As of Wednesday, Elizabeth Warren is leading in the polls for the first time in the 2020 Democratic primary. The Massachusetts Senator leads former Vice President Joe Biden by .2 percentage points, according to poll averages tracked by RealClearPolitics. Warren’s slim 26.6 percent to 26.4 percent lead is the also the first time that Biden has not held the pole position since he declared his intention to run for president in April.
It’s a particularly dramatic reversal of fortune for Warren’s campaign, as she began the race a longshot for the Democratic nomination. Plagued by a poorly received video about her tiny amount of Native American heritage, she sat in fifth on the day of her 2020 announcement, behind Bernie Sanders, Pete Buttigieg, and Kamala Harris.
In the eight months since, however, Warren’s polling has consistently improved, increasing about 19 points in RealClearPolitics averages between June and October. The website currently gives her 52.5 percent odds of winning the Democratic nomination.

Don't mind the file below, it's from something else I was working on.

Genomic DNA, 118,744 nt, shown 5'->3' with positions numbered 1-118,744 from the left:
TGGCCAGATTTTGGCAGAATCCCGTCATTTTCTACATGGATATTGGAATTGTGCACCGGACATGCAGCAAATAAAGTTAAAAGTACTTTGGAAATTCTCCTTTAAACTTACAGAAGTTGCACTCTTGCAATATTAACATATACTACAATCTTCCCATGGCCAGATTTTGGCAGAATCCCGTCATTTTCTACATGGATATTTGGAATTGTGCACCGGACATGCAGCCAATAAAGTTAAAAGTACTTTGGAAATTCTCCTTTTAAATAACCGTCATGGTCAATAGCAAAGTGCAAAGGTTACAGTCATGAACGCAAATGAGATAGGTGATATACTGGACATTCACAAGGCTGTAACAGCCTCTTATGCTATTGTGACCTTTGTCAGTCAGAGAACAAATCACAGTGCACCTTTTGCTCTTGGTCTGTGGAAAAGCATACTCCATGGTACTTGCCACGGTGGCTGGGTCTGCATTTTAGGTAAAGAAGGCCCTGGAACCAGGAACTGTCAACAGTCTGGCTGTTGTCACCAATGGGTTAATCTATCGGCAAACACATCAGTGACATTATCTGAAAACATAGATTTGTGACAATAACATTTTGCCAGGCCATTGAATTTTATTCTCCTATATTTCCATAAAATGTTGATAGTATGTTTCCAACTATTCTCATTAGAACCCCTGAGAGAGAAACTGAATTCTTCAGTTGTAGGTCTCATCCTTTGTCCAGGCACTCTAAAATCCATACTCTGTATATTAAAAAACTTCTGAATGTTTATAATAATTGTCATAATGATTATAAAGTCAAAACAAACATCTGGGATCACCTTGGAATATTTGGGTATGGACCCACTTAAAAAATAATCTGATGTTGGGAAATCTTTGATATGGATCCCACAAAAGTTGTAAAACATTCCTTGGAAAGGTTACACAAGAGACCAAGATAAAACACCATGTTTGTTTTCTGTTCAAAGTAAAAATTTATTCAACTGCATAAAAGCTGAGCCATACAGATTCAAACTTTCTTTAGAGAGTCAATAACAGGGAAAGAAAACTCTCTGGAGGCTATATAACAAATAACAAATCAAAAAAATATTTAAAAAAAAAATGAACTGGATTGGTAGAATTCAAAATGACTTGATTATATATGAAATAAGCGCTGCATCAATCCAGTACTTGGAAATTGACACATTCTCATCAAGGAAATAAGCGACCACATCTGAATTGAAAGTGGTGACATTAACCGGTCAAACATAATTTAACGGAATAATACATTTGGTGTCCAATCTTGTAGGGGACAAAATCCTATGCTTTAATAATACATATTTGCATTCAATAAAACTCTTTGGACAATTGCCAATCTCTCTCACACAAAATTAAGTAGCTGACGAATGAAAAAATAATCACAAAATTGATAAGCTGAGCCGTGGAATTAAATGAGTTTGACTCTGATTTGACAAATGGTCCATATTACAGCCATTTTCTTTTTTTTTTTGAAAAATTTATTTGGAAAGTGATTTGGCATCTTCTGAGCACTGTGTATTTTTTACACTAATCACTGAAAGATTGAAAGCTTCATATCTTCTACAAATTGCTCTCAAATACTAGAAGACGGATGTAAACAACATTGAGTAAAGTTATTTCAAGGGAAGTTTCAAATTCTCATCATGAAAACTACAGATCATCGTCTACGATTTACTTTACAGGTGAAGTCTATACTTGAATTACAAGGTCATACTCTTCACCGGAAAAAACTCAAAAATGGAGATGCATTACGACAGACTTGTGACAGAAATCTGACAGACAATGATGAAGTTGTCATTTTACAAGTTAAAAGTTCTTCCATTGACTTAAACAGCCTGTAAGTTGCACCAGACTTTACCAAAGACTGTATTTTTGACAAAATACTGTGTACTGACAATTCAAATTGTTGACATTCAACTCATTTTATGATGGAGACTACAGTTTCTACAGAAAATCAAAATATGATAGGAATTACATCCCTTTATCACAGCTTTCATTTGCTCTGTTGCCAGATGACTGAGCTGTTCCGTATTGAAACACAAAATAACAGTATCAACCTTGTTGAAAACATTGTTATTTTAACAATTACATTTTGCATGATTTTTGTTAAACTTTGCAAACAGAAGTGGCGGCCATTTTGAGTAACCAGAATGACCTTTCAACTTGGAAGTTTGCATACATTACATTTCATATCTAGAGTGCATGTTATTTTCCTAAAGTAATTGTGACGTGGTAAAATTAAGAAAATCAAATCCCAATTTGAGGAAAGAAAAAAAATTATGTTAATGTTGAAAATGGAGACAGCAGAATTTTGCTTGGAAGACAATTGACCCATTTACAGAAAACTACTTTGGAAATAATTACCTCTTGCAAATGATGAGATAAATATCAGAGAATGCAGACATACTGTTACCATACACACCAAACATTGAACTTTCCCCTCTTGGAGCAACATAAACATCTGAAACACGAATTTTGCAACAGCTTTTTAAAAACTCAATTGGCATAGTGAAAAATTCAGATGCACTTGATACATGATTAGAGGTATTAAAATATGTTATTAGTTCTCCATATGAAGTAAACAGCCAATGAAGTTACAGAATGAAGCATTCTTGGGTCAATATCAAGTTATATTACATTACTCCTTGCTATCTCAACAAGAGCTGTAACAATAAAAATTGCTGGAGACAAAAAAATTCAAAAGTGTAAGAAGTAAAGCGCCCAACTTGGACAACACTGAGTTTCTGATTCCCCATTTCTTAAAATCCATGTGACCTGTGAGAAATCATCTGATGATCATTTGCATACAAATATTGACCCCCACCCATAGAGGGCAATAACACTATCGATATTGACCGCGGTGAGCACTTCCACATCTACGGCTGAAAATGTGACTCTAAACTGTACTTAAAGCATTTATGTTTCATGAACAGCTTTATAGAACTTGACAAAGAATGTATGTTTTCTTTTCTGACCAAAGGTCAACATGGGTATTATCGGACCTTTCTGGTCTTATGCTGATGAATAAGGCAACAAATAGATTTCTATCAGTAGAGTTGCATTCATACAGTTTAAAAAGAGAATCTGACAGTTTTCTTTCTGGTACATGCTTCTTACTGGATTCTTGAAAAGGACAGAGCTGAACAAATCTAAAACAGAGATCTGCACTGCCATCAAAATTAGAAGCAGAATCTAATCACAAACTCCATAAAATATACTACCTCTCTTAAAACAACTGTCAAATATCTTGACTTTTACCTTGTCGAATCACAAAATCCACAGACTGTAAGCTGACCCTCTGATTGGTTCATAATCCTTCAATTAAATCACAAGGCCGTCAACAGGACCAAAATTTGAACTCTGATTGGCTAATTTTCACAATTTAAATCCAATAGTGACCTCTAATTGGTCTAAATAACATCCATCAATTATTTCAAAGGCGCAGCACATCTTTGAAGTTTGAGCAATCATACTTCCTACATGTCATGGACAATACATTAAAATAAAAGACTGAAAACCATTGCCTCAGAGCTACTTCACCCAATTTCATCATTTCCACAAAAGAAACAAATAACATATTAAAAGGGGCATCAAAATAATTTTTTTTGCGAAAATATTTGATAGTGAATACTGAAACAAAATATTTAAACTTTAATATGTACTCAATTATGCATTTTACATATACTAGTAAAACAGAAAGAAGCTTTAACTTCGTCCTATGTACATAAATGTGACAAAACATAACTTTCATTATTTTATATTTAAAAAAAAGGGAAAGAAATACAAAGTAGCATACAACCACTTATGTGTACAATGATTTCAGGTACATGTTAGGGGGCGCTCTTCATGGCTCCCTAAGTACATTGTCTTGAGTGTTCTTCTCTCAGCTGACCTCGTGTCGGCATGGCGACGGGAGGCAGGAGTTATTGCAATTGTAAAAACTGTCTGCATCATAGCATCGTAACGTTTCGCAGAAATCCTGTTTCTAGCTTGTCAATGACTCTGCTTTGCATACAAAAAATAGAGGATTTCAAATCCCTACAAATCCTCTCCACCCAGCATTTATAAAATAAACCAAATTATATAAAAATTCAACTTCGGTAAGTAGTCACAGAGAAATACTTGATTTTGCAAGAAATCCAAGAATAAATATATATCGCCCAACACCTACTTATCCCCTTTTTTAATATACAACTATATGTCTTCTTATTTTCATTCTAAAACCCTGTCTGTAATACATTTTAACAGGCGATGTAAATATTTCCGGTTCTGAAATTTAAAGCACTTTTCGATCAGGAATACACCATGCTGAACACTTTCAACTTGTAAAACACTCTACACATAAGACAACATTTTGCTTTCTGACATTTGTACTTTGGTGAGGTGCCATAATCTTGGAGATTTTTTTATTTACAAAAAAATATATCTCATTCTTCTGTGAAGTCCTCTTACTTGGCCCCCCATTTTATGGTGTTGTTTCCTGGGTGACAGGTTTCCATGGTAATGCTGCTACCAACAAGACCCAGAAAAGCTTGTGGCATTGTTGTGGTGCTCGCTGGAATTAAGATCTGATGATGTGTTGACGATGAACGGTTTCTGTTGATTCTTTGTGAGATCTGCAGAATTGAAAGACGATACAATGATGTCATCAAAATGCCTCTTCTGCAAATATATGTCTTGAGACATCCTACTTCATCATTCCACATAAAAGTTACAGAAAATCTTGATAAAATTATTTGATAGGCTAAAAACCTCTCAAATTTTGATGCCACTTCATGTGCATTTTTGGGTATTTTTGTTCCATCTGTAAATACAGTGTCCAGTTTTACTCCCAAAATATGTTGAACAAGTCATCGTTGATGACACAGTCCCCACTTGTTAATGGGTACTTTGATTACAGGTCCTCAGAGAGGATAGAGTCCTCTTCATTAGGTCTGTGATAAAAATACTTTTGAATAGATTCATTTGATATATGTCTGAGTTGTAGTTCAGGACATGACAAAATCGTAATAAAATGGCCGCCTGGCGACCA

The data reporting website FiveThirtyEight has credited her rise with a handful of factors: broadening appeal to moderate, working class, and nonwhite voters, as well as capitalizing on flagging support for Harris campaign. The California Senator peaked with 15.2 percent after the first Democratic debate — in which she challenged Biden on his record on busing — but has steadily eroded since. Harris currently sits at 4.4 percent, holding onto fifth.
However, these numbers should be treated with more than ample skepticism. Because RealClearPolitics is essentially a “poll of polls,” surveys on Warren vary widely: While an Economist/YouGov poll shows her with a six point lead, Politico/Morning Consult has Biden ahead by 12.
The Democratic candidates will next have their chance to make their case to voters at Thursday’s LGBTQ+ Town Hall, which is being presented by the Human Rights Campaign and CNN.